How do alcohol and other drugs affect driving?
When you drive, your hands, eyes and feet control the vehicle, and your brain controls your hands, eyes and feet. To drive safely, you need to be alert, aware and able to make quick decisions in response to a rapidly changing environment.
Alcohol and other drugs alter the normal function of the brain and body, and interfere with even the most skilled and experienced driver’s ability to drive safely. While different drugs can have different effects on driving, any drug that slows you down, speeds you up or changes the way you see things can affect your driving—too often with tragic consequences.
Alcohol and other depressant drugs
Alcohol blunts alertness and reduces motor co-ordination. People who drive after using alcohol can’t react as quickly when they need to. Their vision is affected, and may be blurred or doubled. Alcohol alters depth perception, making it hard to tell whether other vehicles, pedestrians or objects are close or far away. And because alcohol affects judgment, people who drive after drinking may feel overconfident and not recognize that their driving skills are reduced. Their driving is more likely to be careless or reckless—weaving, speeding, driving off the road and, too often, crashing.
Alcohol is a depressant drug, which means it slows down your brain and body. Other depressant drugs, including some prescription drugs such as sedatives and painkillers, affect a person’s ability to drive safely, in a way similar to alcohol. Any drug that causes drowsiness, including some cough, cold or allergy medications, can also affect a person’s ability to drive safely. When alcohol and another depressant drug are combined, the effect is more intense and dangerous than the effect of either drug on its own. When taking prescription or over-the-counter medications, it is wise to consult with your doctor or pharmacist before driving.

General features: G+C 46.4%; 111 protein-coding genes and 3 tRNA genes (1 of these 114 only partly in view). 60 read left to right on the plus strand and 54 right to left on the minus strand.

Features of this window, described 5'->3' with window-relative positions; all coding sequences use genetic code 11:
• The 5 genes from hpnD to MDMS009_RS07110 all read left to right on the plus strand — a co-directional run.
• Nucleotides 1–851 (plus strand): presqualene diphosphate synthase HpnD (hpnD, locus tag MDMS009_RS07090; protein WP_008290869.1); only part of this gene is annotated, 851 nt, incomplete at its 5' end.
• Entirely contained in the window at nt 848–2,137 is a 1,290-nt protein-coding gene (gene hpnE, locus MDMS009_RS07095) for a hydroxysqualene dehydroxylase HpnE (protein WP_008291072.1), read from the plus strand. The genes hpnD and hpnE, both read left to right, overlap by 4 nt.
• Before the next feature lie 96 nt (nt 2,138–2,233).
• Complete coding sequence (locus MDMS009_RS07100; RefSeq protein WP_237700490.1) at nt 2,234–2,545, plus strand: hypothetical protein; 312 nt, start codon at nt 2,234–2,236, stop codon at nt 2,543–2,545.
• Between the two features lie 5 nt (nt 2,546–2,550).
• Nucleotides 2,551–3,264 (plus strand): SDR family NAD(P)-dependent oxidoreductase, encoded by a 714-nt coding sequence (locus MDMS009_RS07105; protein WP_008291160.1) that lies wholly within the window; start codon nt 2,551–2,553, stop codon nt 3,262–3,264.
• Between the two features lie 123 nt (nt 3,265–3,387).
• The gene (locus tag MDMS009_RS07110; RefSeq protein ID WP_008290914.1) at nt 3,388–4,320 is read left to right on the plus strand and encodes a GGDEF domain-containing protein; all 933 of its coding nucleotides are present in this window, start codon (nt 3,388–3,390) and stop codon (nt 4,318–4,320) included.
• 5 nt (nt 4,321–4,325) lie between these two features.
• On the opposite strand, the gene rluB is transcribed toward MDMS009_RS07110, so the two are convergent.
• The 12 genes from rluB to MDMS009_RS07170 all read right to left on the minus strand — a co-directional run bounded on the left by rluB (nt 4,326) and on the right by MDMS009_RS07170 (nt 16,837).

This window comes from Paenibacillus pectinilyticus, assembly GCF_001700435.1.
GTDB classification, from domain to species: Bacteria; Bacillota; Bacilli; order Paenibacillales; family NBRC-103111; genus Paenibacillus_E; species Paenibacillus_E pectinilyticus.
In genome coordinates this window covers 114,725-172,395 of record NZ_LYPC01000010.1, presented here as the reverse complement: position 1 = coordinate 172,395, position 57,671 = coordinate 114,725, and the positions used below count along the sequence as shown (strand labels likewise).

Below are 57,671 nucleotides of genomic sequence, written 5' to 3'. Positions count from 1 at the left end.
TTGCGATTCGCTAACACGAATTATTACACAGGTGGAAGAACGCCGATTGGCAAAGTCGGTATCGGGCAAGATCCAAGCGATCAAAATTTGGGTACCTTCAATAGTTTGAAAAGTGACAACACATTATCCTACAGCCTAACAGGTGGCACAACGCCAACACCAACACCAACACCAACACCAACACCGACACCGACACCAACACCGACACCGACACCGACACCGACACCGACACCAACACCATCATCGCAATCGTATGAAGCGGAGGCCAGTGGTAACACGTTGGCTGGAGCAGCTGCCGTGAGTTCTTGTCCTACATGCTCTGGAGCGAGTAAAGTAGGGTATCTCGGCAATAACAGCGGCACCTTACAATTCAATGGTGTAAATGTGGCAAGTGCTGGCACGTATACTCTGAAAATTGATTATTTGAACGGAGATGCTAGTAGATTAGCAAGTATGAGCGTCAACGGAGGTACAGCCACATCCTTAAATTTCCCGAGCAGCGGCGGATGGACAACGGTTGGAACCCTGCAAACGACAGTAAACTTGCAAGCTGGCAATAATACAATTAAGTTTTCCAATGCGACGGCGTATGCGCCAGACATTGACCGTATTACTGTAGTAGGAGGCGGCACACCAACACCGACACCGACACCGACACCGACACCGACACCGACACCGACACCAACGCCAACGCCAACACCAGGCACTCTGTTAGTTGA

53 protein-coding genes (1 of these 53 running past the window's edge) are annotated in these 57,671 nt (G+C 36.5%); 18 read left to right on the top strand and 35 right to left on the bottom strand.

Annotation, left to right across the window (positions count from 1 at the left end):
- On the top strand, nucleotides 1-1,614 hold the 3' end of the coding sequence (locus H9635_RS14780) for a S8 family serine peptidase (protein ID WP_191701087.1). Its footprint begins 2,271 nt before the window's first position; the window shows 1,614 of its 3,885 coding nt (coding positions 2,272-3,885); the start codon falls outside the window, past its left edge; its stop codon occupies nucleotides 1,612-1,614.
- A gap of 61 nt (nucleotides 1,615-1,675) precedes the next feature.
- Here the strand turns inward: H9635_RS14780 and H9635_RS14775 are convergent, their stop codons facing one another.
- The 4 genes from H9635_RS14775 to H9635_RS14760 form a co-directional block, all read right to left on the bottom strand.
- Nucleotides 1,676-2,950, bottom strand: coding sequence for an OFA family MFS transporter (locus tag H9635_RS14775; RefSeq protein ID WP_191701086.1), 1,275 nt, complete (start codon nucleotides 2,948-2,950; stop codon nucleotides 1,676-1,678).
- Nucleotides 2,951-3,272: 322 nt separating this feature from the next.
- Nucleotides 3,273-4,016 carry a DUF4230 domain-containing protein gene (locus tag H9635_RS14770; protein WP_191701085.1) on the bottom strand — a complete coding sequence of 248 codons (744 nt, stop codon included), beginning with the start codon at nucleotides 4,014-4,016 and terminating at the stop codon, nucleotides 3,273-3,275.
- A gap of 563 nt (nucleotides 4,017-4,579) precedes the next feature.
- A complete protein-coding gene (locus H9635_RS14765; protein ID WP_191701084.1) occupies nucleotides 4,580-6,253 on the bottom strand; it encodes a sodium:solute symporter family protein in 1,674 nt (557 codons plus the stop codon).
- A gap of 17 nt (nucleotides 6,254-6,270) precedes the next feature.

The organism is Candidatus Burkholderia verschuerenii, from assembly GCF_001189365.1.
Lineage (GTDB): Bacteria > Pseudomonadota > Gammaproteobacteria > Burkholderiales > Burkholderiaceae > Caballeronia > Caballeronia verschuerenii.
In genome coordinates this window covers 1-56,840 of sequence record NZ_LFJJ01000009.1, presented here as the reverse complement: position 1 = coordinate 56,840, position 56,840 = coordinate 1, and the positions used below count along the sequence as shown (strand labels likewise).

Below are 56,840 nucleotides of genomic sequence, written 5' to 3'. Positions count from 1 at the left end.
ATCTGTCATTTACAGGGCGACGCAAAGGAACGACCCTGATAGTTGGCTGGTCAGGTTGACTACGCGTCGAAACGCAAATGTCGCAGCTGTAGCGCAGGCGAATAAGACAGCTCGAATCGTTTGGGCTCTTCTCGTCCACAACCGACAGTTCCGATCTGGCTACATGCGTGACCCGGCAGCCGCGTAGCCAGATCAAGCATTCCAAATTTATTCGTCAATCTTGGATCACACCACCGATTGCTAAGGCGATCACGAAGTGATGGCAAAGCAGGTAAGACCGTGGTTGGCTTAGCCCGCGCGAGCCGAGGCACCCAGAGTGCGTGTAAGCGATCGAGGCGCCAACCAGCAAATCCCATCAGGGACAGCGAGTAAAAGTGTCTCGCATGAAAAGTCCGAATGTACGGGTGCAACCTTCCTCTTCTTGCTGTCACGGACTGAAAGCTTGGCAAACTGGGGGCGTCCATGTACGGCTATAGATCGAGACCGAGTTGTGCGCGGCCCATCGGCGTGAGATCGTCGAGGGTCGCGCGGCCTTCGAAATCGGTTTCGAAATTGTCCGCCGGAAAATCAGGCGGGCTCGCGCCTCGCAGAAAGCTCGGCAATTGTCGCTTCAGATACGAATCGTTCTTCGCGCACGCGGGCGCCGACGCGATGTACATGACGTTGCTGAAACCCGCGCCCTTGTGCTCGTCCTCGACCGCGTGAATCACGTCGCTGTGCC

Stimulant drugs, such as caffeine, amphetamines and cocaine, may increase alertness, but this does not mean they improve driving skills. The tired driver who drinks coffee to stay awake on the road should be aware that the stimulant effect can wear off suddenly, and that the only remedy for fatigue is to pull off the road and sleep. Amphetamines do not seem to affect driving skills when taken at medical doses, but they do make some people overconfident, which can lead to risky driving. Higher doses of amphetamines often make people hostile and aggressive. People who use cocaine are also likely to feel confident about their driving ability. But cocaine use affects vision, causing blurring, glare and hallucinations. “Snow lights”—weak flashes or movements of light in the peripheral field of vision—tend to make drivers swerve toward or away from the lights. People who use cocaine may also hear sounds that aren’t there, such as bells ringing, or smell scents that aren’t there, such as smoke or gas, which distract them from their driving.
Cannabis and other hallucinogens
Cannabis impairs depth perception, attention span and concentration, slows reaction time, and decreases muscle strength and hand steadiness—all of which can affect a person’s ability to drive safely. The effects of hallucinogenic drugs, such as LSD, ecstasy, mescaline and psilocybin, distort perception and mood. Driving while under the influence of any of these drugs is extremely dangerous.